We stayed in Florida for a little while. My only memory of that was going into a grocery store with my parents. Being a lot closer to the floor, I happened to see a small bag of Reeses Pieces in the trademark orange bag. The bag was open and only had a couple pieces of candy left in it. I quietly picked it up and tried out this little treasure I had found. Wow. This stuff tasted good! I quickly finished off the bag and then hid the evidence. Maybe a year later, I learned in school that you were not supposed to eat candy you had found because it might be poisoned. I was still too young to understand how poison worked, and I went through an anxious period of time while I wondered if that candy from a year before was still inside of me and might poison me yet.  

The next time my memory kicks in was when we arrived in Nashville, TN. My mom was looking at two different schools, one in Nashville and one in Morehead, KY where we had lived before on the family farm. 

 

While in Nashville, we stayed in a little guest house of sorts. An upstairs tiny apartment. I remember it was rather dark inside. I’m not sure how we got hooked up with this guesthouse. Some kind of church or mission connection I imagine. I remember that outside the house were long grassy lawns that my brother and I ran around on. And downstairs was a grizzly older woman who I somehow made a connection with. When we left that place she gave me a stuffed toy cowboy as a parting gift. I named him Cowboy Bill and kept him for the rest of my childhood. 

 

I remember while we were staying at this apartment, my Mom bought us a box of Lucky Charms cereal. This was amazing. We did not eat cereal in Haiti. In Haiti we had cooked breakfasts. Oatmeal, pancakes, toast, etc. What was this heavenly ambrosia? It had marshmallows in it! Marshmallows! For breakfast! And they were all pretty colors! And this began the long debate in my mind…Do I eat all the marshmallows first and then have to eat all the plain oat cereal afterwards? Or do I eat all the plain oat cereal first and then end the meal with the bliss of mouthfuls of marshmallows? (It took years of gaining maturity before I could learn to enjoy eating it mixed together, the perfect blend.)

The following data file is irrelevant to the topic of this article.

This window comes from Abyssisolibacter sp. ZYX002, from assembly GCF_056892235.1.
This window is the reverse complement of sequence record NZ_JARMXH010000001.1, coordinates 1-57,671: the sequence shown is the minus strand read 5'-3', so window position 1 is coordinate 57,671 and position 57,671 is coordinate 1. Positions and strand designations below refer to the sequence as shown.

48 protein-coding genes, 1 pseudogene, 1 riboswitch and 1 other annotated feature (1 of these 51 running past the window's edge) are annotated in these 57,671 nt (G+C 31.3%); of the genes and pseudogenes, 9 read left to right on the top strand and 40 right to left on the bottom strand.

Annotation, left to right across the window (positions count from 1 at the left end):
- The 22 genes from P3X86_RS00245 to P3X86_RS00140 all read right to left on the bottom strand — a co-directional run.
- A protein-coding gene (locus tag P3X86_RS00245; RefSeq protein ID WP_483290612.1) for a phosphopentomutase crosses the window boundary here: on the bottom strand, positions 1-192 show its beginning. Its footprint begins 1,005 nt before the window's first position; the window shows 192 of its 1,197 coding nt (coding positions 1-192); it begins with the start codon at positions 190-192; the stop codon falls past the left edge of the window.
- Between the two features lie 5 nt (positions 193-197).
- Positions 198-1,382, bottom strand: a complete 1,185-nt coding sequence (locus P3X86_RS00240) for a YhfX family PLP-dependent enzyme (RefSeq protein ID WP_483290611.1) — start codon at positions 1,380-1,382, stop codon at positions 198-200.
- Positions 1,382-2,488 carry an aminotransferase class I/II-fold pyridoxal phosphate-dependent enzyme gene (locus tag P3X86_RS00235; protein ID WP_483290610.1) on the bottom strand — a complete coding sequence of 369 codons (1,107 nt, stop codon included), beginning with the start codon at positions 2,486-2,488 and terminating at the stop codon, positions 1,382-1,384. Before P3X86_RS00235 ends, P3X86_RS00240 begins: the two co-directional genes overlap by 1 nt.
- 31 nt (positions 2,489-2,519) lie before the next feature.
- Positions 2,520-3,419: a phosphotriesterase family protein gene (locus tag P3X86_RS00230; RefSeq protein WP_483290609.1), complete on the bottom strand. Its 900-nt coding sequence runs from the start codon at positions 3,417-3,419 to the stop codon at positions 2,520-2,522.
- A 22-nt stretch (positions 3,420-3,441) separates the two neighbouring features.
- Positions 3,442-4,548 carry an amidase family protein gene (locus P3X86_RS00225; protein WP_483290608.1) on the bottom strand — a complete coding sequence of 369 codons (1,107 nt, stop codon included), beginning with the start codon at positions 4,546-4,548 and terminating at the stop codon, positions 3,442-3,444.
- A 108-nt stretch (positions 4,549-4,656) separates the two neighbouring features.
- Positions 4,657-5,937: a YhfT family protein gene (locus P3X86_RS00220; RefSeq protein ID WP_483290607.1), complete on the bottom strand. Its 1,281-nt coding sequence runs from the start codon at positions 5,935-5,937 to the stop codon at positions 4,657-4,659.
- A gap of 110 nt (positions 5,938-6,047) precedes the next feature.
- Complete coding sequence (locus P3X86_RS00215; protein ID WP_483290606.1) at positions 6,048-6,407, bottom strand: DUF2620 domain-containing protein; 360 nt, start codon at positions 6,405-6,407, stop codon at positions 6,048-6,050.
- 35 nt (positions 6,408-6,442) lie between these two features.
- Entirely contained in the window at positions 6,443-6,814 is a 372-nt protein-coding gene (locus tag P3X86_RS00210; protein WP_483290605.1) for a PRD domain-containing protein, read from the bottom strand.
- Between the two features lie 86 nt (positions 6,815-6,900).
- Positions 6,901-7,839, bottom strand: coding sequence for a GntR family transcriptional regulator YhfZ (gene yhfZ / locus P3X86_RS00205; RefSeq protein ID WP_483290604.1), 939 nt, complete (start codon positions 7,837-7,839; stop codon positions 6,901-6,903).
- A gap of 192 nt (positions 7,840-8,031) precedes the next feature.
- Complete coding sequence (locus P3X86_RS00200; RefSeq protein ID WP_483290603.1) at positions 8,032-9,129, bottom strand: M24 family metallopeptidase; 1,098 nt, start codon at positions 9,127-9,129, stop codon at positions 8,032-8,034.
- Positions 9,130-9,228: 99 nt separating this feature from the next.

Though I’m sure I had other clothes, all of my memories of that time are of me wearing my white sleeveless tshirt with the blue anchors, and the navy blue culottes. A dark haired little six year old girl. Silently taking in the world in her traveling clothes. 

 

In Memory of My Aunt

I just got news that my Aunt Rachel passed away a couple hours ago. She had been fighting a long hard battle with cancer and today was the end. 

 

And I sit here. Feeling numb. 

 

I haven’t been in touch with my aunt, besides the occasional FB message, in years. Lots of reasons. Family is complicated. My relationship with my aunt was complicated. 

 

But, there was a time when it wasn’t. 

 

When I was six and half, we moved back to Kentucky from Haiti. My mother was planning on returning to school to become a Physician’s Assistant and we were looking at being in the States for the next five years. We settled into a little trailer on my Grandparents farm in Eastern Kentucky. My grandparents were still living in Haiti as missionaries, and my Aunt Rachel and her two children and husband were living in my grandparents house. 

 

We were now neighbors. 

 

This was the mid 80s. My aunt homeschooled at a time when it wasn’t popular. She had an opinion about everything, and taught me the art of discussing a broad array of subjects. She was one of the most interesting people I have ever met.